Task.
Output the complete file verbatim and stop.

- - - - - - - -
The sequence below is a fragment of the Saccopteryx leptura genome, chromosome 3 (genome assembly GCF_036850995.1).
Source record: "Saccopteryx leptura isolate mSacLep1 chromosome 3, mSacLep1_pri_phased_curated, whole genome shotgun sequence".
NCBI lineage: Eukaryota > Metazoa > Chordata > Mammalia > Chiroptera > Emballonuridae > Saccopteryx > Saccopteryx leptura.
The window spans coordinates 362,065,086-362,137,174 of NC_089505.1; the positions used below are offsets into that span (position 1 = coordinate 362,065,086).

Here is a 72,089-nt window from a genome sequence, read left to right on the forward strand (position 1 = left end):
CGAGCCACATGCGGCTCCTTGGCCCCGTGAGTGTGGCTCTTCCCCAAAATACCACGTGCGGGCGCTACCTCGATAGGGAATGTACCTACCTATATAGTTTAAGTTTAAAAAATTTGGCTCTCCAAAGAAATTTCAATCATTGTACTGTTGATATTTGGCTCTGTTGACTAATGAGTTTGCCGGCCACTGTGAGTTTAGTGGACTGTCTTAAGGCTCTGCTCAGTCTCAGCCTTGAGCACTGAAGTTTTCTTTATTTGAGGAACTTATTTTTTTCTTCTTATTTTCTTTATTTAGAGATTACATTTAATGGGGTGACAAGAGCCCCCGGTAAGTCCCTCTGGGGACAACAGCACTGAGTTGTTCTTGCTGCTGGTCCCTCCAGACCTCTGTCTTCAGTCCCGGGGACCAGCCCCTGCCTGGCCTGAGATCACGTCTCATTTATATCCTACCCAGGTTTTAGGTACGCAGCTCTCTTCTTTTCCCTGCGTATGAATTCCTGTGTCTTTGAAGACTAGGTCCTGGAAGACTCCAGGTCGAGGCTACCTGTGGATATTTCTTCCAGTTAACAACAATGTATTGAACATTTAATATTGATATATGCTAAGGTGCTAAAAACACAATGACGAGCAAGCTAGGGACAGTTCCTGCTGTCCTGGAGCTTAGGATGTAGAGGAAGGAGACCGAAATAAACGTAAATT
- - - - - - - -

The sequence below is a fragment of the Saccopteryx leptura genome, chromosome 3 (genome assembly GCF_036850995.1).
Source record: "Saccopteryx leptura isolate mSacLep1 chromosome 3, mSacLep1_pri_phased_curated, whole genome shotgun sequence".
NCBI lineage: Eukaryota > Metazoa > Chordata > Mammalia > Chiroptera > Emballonuridae > Saccopteryx > Saccopteryx leptura.
The window spans coordinates 362,065,086-362,137,174 of NC_089505.1; the positions used below are offsets into that span (position 1 = coordinate 362,065,086).

Here is a 72,089-nt window from a genome sequence, read left to right on the forward strand (position 1 = left end):
CGAGCCACATGCGGCTCCTTGGCCCCGTGAGTGTGGCTCTTCCCCAAAATACCACGTGCGGGCGCTACCTCGATAGGGAATGTACCTACCTATATAGTTTAAGTTTAAAAAATTTGGCTCTCCAAAGAAATTTCAATCATTGTACTGTTGATATTTGGCTCTGTTGACTAATGAGTTTGCCGGCCACTGTGAGTTTAGTGGACTGTCTTAAGGCTCTGCTCAGTCTCAGCCTTGAGCACTGAAGTTTTCTTTATTTGAGGAACTTATTTTTTTCTTCTTATTTTCTTTATTTAGAGATTACATTTAATGGGGTGACAAGAGCCCCCGGTAAGTCCCTCTGGGGACAACAGCACTGAGTTGTTCTTGCTGCTGGTCCCTCCAGACCTCTGTCTTCAGTCCCGGGGACCAGCCCCTGCCTGGCCTGAGATCACGTCTCATTTATATCCTACCCAGGTTTTAGGTACGCAGCTCTCTTCTTTTCCCTGCGTATGAATTCCTGTGTCTTTGAAGACTAGGTCCTGGAAGACTCCAGGTCGAGGCTACCTGTGGATATTTCTTCCAGTTAACAACAATGTATTGAACATTTAATATTGATATATGCTAAGGTGCTAAAAACACAATGACGAGCAAGCTAGGGACAGTTCCTGCTGTCCTGGAGCTTAGGATGTAGAGGAAGGAGACCGAAATAAACGTAAATT